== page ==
Request Content (CURL)

The Request Content (CURL) tool provides the raw HTML for a URL, including request headers. You can run this operation for a specific location, an edge IP, or Site Shield map.

You can use this tool to:

  • Verify if a user of the IP address can connect to a URL.
  • Check request and response headers.
  • Test the URL with interjected headers.

You can also use the compare results feature. It may help you identify the difference causing issues.

Submit a request

Learn how to submit a request for the Request Content (CURL) tool.

There are four possible combinations for submitting the request:

1 URL and multiple edge server IP addresses.
This verifies if a URL looks the same on different edge servers.
1 URL for IPs
1 URL and multiple locations.
This verifies if a URL is displayed to users in different locations in the same way.
1 URL for Locations
Multiple URLs and a single edge server IP address.
This verifies how multiple URLs look on the particular edge server.
URLs for IP
Multiple URLs and a single location.
This verifies how multiple URLs are displayed to users from a particular location.
URLs for Locations


  • The URL is the website you want to get the data for.
  • Locations are cities closest to your users.
  • Edge server IPs are IPs you want to get the URL's raw HTML from.

To submit a request:

  1. Go to > SUPPORT > Edge Diagnostics.

  2. In the side menu, select > Request Content (CURL).

  3. Follow the steps for the preferred option:

    1 URL optionMultiple URLs option
    a) In the URLs field, enter one fully qualified URL you want to get a cURL response for.
    b) Select whether you want to get data for multiple Locations or Edge server IPs. Enter up to 10 values.
    a) Enter up to 10 fully qualified URLs you want to get a cURL response for.
    b) Select whether you want to get data for Locations or Edge server IPs. Enter one value.
  4. If you want to run cURL using the Site Shield map, select the Run from site shield map checkbox. When selected, Edge Diagnostics uses the entered location or edge server IP to find the Site Shield map for the URL's hostname and runs the tool using the map. Currently, ZAM hostnames are not supported.

  5. Optional: Into the Spoof to edge server IP field, enter the edge server IP you want to serve traffic from. To get this data, you can use User Diagnostic Data or Get Domain Details (DIG) tools' results.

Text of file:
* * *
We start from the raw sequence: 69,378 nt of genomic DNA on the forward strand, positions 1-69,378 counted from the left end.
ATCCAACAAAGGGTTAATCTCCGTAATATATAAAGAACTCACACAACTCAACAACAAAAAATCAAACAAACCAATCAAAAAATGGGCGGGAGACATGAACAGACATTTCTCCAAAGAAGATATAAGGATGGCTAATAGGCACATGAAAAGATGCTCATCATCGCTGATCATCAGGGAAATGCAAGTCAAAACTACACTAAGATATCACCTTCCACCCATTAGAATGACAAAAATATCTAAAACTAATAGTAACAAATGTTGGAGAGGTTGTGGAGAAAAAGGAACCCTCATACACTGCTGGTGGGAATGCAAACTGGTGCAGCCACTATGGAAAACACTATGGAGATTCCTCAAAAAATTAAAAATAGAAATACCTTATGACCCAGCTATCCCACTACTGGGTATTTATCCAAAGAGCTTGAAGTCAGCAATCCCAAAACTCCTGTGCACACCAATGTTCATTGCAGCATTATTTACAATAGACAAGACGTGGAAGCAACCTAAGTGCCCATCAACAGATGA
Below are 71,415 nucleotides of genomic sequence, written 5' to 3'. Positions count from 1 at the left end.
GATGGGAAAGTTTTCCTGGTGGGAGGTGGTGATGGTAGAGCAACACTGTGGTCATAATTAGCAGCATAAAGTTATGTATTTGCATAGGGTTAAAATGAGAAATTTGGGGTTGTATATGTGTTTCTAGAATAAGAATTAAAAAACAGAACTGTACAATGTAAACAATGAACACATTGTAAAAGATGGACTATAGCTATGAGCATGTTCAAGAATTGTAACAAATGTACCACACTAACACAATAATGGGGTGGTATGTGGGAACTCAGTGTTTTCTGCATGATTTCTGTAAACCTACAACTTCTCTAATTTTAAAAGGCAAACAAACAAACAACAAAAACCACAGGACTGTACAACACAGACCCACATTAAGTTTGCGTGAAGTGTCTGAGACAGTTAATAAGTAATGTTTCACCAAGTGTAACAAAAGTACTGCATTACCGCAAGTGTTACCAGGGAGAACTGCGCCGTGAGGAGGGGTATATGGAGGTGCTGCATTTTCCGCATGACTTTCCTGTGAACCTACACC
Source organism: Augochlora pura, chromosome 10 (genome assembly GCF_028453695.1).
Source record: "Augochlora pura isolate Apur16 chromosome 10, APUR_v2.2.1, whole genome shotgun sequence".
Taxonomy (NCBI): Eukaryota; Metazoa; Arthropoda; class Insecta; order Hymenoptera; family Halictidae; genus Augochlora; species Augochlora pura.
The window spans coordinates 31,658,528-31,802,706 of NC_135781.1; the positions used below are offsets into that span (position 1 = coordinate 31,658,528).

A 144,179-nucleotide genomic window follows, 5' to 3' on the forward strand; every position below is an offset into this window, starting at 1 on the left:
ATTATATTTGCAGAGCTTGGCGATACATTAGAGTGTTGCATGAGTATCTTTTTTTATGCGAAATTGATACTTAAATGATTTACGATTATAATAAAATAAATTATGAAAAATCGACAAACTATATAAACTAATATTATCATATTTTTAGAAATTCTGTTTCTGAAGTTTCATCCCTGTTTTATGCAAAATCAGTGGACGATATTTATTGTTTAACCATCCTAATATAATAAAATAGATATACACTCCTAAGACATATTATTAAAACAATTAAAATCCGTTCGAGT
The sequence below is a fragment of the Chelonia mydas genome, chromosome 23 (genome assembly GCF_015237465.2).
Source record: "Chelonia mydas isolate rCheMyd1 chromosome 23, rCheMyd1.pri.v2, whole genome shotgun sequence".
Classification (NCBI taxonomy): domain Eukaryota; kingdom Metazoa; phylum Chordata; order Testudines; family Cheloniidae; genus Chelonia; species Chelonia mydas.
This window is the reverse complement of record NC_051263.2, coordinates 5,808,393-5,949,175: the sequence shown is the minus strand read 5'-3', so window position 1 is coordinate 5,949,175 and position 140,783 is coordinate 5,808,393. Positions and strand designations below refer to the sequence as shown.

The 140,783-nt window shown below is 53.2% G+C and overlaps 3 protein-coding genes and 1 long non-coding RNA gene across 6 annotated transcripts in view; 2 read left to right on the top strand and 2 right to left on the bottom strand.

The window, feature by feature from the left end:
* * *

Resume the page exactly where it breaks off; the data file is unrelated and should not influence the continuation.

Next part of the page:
6. Select the IP version for which you want to get the data.

  7. Optional: Add a Request header to simulate user traffic and for debugging purpose. It needs to follow the format: Header: value. For example, User Agent: Mozilla/5.0 (Windows NT 10.0; Win64; x64) AppleWebKit/537.36 (KHTML, like Gecko) Chrome/74.0.3729.169 Safari/537.36. Check this list of user agents for possible values.

    1. Click Add another header to add more request headers.
    2. To add ​Akamai​ Pragma headers, click Add Pragma headers. To learn more about ​Akamai​ Pragma headers, check Pragma headers.
  8. Click Submit.

What you should see
If you entered more than one URL and location or edge server IP, Edge Diagnostics divides your input; one request per URL/location or URL/edge server IP pair. All requests appear in the Recent requests table. Click Username icon in the table's corner to see only your requests.

Next steps
Click your request’s row to check the results. If you see Wrong icon in the Actions column, it means, that your request could not be processed and you need to retry.


In the Response section, you can see the returned HTTP status code and returned Headers.

Headers contain the URL’s response headers. The most common response headers are:

  • Server. The name for the response’s web server.
  • Connection. Options for the current connection.
  • Date. The RFC 2616 formatted date of this response.
  • Expires. The RFC 2616 formatted date for when the request becomes stale.
  • Content-Length. The number of bytes served.
  • Content-Type. The content’s MIME type.
  • Mime-Version. The MIME version.

For the full list of possible response headers, check HTTP headers.


The URL may also have additional Akamai response headers. It’s names and values depend on your products.

You can download the response body by clicking Download in the response Body section.


Response body limitations

  1. For URLs with potentially malicious .exe, .scr, .pdf, .vbs, .rtf, .doc, .xls, .com, .bat, .cmd, .msi, .bin, .sh, .deb, .sh, .deb, .rpm, .tar, .sys, .dll extensions in a path or query parameter the response body has 0 bytes.
  2. The non-0 bytes response body is returned only for text/html, text/plain, text/xml, application/json, and application/xml content type.

Compare results

With the Compare results feature, you can compare the status and response headers for two requests. It may help you identify the difference in URL’s settings causing issues.

  1. Open the Request Content (CURL) tool.
  2. In the Recent requests table, select two requests and in the table's top corner, click Compare results.

What you should see
Edge Diagnostics compares the results for selected URLs. The differences in Status and Response headers are highlighted.